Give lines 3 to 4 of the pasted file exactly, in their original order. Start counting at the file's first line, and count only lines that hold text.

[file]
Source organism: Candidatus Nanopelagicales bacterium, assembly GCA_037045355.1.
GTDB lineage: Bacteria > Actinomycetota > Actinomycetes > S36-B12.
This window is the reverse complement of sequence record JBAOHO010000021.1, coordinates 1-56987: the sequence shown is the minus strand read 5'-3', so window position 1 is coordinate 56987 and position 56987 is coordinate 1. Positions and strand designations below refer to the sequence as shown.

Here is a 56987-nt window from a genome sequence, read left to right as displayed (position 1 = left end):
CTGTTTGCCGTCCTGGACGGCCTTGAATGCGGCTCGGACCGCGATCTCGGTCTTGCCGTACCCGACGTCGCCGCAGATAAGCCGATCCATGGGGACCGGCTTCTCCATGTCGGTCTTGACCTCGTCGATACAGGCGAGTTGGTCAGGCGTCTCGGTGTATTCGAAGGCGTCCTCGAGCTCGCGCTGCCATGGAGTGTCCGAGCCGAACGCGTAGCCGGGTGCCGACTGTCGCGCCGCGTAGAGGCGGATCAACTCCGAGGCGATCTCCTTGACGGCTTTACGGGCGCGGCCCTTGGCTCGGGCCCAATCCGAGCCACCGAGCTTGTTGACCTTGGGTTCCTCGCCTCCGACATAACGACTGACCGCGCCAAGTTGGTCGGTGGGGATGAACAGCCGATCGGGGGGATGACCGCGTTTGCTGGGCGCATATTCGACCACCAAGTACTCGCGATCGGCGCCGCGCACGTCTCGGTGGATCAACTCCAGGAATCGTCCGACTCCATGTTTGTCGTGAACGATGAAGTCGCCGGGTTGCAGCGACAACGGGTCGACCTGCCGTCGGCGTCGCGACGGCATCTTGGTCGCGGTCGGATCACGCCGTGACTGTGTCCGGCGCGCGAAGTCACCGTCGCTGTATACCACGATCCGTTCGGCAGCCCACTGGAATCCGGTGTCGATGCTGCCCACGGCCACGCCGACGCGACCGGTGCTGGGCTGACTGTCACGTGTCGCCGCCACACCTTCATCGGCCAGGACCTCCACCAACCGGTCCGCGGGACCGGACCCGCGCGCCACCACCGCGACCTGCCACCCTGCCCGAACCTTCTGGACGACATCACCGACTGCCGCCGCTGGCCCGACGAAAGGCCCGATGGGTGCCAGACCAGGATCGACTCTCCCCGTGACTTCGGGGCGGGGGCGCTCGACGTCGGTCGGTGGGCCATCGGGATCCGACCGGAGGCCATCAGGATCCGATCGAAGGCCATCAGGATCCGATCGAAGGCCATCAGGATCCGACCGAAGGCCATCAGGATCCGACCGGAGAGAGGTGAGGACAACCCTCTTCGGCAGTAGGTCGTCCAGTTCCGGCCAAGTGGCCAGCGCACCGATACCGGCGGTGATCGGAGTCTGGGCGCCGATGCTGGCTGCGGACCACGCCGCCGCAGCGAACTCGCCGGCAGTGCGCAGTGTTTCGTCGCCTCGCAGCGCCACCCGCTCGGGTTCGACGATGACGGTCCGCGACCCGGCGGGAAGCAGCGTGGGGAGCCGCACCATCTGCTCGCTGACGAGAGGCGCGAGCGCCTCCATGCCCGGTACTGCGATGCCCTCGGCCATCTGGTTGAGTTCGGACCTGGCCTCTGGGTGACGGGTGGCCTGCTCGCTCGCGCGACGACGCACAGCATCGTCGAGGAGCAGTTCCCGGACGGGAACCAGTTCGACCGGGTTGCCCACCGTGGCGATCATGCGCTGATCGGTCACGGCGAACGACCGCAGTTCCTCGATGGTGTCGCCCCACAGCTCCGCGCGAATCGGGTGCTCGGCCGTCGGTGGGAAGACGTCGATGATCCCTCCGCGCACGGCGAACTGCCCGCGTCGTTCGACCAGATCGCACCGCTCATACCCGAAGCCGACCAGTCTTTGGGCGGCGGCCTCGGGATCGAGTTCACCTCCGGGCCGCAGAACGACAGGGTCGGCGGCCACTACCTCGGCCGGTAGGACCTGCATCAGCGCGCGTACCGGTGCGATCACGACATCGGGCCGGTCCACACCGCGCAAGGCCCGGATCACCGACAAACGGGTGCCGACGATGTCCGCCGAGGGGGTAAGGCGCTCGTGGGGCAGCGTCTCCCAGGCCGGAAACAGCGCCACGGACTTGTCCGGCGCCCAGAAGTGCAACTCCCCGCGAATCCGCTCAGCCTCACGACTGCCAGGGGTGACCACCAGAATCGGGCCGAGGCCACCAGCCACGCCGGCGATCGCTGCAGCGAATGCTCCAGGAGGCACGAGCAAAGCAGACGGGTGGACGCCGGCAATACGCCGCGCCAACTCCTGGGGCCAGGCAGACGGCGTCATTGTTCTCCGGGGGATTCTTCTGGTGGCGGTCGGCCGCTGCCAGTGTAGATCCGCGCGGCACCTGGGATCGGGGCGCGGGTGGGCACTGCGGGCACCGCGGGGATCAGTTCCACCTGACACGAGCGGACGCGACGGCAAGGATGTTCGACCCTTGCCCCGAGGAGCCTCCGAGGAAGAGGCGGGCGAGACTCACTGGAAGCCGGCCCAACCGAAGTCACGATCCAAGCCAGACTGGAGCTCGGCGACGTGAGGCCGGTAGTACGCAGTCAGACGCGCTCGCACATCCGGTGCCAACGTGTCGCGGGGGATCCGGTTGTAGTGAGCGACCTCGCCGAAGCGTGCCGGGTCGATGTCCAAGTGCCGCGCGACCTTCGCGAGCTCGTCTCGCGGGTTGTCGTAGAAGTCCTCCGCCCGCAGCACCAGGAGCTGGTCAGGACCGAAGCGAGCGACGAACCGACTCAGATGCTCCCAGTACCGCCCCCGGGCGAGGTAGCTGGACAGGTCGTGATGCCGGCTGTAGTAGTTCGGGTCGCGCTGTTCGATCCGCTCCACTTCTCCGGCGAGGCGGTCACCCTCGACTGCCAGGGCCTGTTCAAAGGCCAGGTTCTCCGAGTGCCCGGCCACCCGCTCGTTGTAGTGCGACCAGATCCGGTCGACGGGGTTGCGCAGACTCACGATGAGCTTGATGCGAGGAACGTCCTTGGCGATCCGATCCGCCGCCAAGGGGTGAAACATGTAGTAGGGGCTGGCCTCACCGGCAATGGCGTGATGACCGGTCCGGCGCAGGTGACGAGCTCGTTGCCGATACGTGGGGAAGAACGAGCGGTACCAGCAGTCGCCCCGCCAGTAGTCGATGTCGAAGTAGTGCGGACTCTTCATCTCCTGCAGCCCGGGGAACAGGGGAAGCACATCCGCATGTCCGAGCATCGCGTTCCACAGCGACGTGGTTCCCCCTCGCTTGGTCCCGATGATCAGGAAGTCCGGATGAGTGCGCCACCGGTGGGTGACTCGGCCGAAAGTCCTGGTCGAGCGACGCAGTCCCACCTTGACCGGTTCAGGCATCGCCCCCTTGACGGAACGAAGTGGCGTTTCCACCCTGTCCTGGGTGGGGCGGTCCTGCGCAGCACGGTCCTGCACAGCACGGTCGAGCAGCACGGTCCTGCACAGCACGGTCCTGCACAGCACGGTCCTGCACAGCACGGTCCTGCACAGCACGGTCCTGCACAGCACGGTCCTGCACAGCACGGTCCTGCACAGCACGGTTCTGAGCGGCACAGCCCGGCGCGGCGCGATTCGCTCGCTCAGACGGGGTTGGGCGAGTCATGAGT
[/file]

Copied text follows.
This window is the reverse complement of sequence record JBAOHO010000021.1, coordinates 1-56987: the sequence shown is the minus strand read 5'-3', so window position 1 is coordinate 56987 and position 56987 is coordinate 1. Positions and strand designations below refer to the sequence as shown.

Here is a 56987-nt window from a genome sequence, read left to right as displayed (position 1 = left end):